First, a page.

Remember to bring extra layers and be prepared for a variety of weather conditions. Keep in mind that the weather you experience when you are starting your hike at the trailhead will likely be warmer and milder than the weather you’ll find in higher-elevation areas. So don’t decide to leave your jacket or extra layers in the car because you feel warm in the parking lot.
If you are staying at AMC’s Highland Center in Crawford Notch, visit the L.L.Bean Gear Library to borrow any missing items you may need for your hike, such as trekking poles.
Leave your hiking plan with someone else: Let a reliable family member or friend know where you plan to hike, what trails you plan to take, and what time they should expect you back. If you do not return by the time you specified, let them know what authorities to contact for help. If you decide to change your hiking plan, let this person know.
If you hike with a group, stay together (the entire time): Be sure everyone understands your hiking plan in advance and is comfortable with and prepared for the task. On the hike itself, hike at the pace of the slowest hiker so it’s easier for you to stay together. Be sure to stop at all trail intersections and wait for everyone in your party to catch up. If one member cannot complete the hike for whatever reason, head back to the trailhead as a group.
Know when to turn back and cut your hike short: Turn back if: you experience bad weather; you encounter a trail feature that you didn’t expect, like a river crossing that is much larger than you thought; you or someone in your group is too tired to complete the hike; or you are running out of daylight and do not have time to complete the hike before it gets dark. It’s not worth endangering yourself or others in your group for the sake of reaching a summit. The mountains will be there another day.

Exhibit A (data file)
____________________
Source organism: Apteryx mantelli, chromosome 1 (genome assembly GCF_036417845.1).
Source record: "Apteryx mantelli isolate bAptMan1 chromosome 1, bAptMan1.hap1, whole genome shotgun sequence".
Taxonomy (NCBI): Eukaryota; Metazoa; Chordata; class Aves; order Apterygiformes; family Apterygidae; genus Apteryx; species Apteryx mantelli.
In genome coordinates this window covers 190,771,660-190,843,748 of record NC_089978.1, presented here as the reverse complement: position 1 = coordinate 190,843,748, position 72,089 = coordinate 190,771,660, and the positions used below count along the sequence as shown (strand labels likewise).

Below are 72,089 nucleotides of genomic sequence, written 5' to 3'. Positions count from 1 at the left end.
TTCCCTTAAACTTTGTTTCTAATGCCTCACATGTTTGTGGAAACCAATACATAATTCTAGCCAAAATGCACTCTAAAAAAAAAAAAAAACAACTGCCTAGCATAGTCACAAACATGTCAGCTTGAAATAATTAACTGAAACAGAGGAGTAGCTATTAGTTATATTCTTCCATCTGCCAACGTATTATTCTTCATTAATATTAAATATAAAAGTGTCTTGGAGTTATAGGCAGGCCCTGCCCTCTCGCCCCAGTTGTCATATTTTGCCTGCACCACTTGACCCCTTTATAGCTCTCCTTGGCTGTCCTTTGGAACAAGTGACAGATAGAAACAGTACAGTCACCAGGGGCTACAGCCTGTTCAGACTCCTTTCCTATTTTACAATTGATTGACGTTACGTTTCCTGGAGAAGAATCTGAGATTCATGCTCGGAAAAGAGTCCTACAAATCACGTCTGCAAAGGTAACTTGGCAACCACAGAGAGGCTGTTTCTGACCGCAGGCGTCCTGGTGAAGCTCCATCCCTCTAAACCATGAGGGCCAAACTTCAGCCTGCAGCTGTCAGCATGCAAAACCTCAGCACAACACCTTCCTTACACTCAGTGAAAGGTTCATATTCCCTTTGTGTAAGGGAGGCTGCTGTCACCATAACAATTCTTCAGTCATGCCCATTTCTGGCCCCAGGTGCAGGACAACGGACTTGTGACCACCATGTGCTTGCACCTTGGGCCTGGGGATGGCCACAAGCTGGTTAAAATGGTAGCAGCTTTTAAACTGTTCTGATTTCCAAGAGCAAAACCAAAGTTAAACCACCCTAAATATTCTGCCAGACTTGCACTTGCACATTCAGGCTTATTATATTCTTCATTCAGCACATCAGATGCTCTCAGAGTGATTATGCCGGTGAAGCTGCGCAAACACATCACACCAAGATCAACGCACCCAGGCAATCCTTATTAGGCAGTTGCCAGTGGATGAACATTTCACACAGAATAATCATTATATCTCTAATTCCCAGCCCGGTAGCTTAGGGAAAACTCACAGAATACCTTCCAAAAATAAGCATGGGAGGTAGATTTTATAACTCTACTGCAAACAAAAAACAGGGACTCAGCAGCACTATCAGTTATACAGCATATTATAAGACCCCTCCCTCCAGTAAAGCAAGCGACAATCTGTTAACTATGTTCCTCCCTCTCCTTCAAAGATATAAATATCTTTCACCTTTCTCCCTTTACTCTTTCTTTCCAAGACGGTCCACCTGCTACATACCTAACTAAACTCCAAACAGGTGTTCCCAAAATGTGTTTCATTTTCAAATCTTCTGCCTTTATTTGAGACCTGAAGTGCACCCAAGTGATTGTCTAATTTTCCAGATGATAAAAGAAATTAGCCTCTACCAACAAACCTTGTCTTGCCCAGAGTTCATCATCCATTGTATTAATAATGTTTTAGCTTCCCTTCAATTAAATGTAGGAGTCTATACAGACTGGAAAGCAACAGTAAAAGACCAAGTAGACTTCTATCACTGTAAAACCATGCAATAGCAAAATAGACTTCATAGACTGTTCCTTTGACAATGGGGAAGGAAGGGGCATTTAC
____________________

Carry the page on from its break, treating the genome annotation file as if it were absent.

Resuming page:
Most beginner hikers will be walking at a pace of about 1 mile per hour in the White Mountains. Based on this speed, you can calculate how long a hike should take you. For example, a 3-mile it should take you about 3 hours. Pay attention to your map and the landmarks you see on the trail to keep track of how far you have gone and how long it has taken. If you’re hiking at a slower pace than you planned and your progress is less than you expected, set a turnaround time with a landmark. For example, if you started a hike in the morning, plan to turn around at 1 p.m. if you haven’t reached the halfway mark of your planned route.
Consider purchasing a Hike Safe card: If you get injured or lost in the backcountry and need to be rescued, having a Hike Safe card will exempt you from reimbursing the cost of your rescue. Your purchase also helps support New Hampshire Fish and Game’s Search and Rescue Fund.
Leave No Trace
Always practice the Leave No Trace principles when you are out on the trail. While all seven principles are important, in recent years we have seen increasing problems with visitors not disposing of their waste properly. Please pack out any wrappers, food scraps, and other waste that you accumulate during your hike. These materials pollute the local environment and can attract wildlife—like bears.
While hiking in the White Mountains, you’ll enjoy few opportunities to use a traditional bathroom or privy. Day hikers are welcome to use the bathrooms at AMC’s eight high-mountain huts located along the Appalachian Trail, but you also need to know how to properly dispose of your human waste in the woods. (Read our guide on how to poop in the woods for more on this subject.)
When you are hiking in remote areas and there aren’t many people around, it can feel like it’s not a big deal to toss an apple core into the woods or not cover your human waste, but about six million people visit the White Mountain National Forest every year. This moment of not properly disposing of your waste multiplied millions of times becomes a huge problem that is unsustainable, so please do your part in helping to preserve the forest.
White Mountain National Forest offers nearly endless fun for those who enjoy hiking, but as is true in many areas of life, ample preparation—and a little common sense—will ensure that we can do so safely and with minimal impact.